Tuesday, September 29, 2009

E-mail: A Critical Communication Tool if Used Correctly

Over the weekend, I had some repairs that had to be done at home. I pulled out the trusty toolbox, and as I moved from project to project, I had to think about which tool would be most effective.

Midway through my project, I had an epiphany: How similar is what I’m doing at home to what happens at work – picking the right tool for the right activity?

Let’s say I have feedback to give a colleague or direct report. Should I see him or her, if possible; or is it OK to e-mail the person? If I have data to report, should I call the person, put it in writing, or send a quick e-mail?

If I want to thank someone for something he or she did to help me -- a much more personal type of communication – do I send a handwritten note or an e-mail?

Just because we have incredible communication tools – like e-mail – doesn’t mean we always should use them … or possibly abuse them.

E-mail shouldn’t be used for sending long messages, discussing confidential information, or distributing negative news, or sending complicated policy changes.

E-mail also shouldn’t be used in lieu of having face-to-face time.

Even if you do choose the right tool, you need to use it properly. Over the weekend, my husband was slicing potatoes using a mandolin -- a great kitchen tool.

Unfortunately, he didn’t anchor it properly, and ended up slicing his finger. Not good for a dentist!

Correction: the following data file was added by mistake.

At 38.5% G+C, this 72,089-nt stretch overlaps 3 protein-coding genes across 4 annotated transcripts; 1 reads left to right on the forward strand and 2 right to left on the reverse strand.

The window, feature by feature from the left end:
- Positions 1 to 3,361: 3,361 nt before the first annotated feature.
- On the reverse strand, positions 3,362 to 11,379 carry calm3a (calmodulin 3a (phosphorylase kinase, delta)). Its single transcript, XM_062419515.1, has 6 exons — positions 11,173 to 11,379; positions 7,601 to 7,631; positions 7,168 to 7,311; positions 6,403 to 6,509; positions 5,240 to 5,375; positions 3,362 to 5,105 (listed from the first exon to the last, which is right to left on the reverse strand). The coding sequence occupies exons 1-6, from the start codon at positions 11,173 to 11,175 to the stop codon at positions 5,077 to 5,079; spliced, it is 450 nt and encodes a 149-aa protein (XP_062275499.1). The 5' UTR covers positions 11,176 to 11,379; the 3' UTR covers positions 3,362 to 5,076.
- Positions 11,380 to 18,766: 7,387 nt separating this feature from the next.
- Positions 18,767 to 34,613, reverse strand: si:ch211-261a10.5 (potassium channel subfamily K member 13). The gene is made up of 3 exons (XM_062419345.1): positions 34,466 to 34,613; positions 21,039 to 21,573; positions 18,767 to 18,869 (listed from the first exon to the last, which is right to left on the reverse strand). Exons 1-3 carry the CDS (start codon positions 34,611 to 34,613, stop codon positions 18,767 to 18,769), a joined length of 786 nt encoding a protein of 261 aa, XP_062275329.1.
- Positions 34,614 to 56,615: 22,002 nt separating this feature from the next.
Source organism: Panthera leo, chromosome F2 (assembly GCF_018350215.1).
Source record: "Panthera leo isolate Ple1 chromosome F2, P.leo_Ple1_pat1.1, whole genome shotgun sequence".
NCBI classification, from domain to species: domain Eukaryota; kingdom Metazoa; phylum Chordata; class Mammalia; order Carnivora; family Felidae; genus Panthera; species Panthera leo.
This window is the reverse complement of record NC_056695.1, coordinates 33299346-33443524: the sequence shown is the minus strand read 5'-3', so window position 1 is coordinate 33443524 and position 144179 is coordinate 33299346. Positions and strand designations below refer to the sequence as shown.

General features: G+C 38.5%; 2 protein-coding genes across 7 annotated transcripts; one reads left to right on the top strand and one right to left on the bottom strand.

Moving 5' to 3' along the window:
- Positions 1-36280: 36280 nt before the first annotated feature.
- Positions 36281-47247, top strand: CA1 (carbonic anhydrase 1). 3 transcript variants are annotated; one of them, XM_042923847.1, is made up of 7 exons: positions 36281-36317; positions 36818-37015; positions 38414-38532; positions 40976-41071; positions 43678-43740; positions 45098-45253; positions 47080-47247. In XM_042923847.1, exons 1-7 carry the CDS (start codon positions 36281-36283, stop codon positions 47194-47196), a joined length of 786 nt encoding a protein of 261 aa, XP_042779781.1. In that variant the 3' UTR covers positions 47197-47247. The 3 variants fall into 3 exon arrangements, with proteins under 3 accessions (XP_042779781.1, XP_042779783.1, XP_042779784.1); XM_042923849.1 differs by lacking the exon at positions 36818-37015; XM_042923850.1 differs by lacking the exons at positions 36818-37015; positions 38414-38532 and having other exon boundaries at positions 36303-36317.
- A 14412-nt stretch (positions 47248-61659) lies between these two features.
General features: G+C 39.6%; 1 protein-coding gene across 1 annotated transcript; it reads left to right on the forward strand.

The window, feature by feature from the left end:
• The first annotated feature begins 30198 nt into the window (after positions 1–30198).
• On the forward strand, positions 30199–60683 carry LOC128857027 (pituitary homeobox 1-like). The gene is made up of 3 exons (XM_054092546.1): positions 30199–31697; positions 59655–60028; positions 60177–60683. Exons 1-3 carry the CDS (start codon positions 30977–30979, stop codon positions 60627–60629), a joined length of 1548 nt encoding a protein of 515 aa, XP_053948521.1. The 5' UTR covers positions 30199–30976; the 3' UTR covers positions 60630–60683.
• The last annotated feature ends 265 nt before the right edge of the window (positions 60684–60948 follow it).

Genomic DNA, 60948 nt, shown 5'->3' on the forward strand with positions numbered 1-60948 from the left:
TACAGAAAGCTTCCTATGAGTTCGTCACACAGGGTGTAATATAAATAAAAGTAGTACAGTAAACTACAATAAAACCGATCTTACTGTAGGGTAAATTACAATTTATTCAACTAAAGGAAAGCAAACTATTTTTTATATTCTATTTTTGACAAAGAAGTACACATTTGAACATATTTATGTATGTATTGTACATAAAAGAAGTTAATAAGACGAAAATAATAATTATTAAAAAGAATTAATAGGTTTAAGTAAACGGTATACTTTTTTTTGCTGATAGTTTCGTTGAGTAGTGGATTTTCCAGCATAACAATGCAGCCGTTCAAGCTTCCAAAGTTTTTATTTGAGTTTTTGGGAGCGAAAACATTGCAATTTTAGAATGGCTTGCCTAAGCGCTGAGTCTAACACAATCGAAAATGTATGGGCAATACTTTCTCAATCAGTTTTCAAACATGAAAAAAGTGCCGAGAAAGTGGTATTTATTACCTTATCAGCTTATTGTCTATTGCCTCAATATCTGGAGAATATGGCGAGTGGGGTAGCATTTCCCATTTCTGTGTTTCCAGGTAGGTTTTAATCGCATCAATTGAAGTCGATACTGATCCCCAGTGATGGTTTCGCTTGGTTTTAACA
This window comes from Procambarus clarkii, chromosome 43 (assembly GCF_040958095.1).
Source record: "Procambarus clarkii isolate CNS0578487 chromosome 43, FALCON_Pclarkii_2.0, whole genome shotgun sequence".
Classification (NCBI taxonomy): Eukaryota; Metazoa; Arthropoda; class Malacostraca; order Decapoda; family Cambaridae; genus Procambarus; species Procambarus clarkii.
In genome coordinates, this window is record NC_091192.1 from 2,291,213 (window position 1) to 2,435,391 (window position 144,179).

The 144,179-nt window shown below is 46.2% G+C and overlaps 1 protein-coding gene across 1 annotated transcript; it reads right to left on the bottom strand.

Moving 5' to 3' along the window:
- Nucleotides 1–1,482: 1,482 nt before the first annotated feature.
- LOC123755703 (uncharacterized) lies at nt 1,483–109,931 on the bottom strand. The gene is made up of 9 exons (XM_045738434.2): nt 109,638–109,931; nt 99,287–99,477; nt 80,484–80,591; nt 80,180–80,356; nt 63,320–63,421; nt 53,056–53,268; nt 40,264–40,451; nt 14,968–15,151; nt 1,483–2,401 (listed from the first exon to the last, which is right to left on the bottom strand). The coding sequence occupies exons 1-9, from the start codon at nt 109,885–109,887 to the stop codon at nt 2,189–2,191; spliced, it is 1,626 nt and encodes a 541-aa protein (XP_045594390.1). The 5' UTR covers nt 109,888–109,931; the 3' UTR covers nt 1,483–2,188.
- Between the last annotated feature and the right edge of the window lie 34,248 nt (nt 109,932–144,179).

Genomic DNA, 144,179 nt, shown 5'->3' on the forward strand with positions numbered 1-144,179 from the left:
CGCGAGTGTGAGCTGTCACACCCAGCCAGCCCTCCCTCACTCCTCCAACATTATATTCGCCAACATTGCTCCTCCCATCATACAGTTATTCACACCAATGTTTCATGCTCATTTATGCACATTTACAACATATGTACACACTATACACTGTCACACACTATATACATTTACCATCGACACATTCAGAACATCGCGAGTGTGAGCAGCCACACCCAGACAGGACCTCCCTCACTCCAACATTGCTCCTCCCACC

The same is true with e-mail. It is so easy to use, that we frequently throw caution to the wind when using it.

Be sure to pay attention to both the tone and accuracy of all e-mail messages. You don’t want to appear to be abrupt or sloppy.

The cost of e-mail mistakes, abuse, and misuse, can be great.

So, just think of e-mail as one tool in your communication toolbox, and use it carefully and selectively.

Thursday, September 24, 2009

Listening is More Than Hearing

So many people like to talk.

I sure do.

In fact, I do it all the time.

On the other hand, so few like to actually listen -- I will admit I am occasionally challenged to really listen or listen well.

Statistically speaking, we spend more time listening in a day than speaking, yet we don’t often do it well (just ask your family!).

Usually, it’s not on anyone’s top to-do list for training.

But, that may be changing. In the last few months we have seen a steady increase in clients asking for listening skills training.

Perhaps there were relationships, opportunities, and revenues that were lost as the result of poor listening. Maybe at the root of our relationship problems this fundamental communication skill is missing.

Last week, I got to deliver a listening workshop -- the first I personally had delivered in years.

The focus of the program was a combination of activities, skills and exercises to practice -- along with an online assessment, which profiles the individual participant’s preferred (or natural) listening style.

The district and regional sales managers in my session had so many “aha” moments that they couldn’t wait to get back and adjust their style at work -- as well as at home.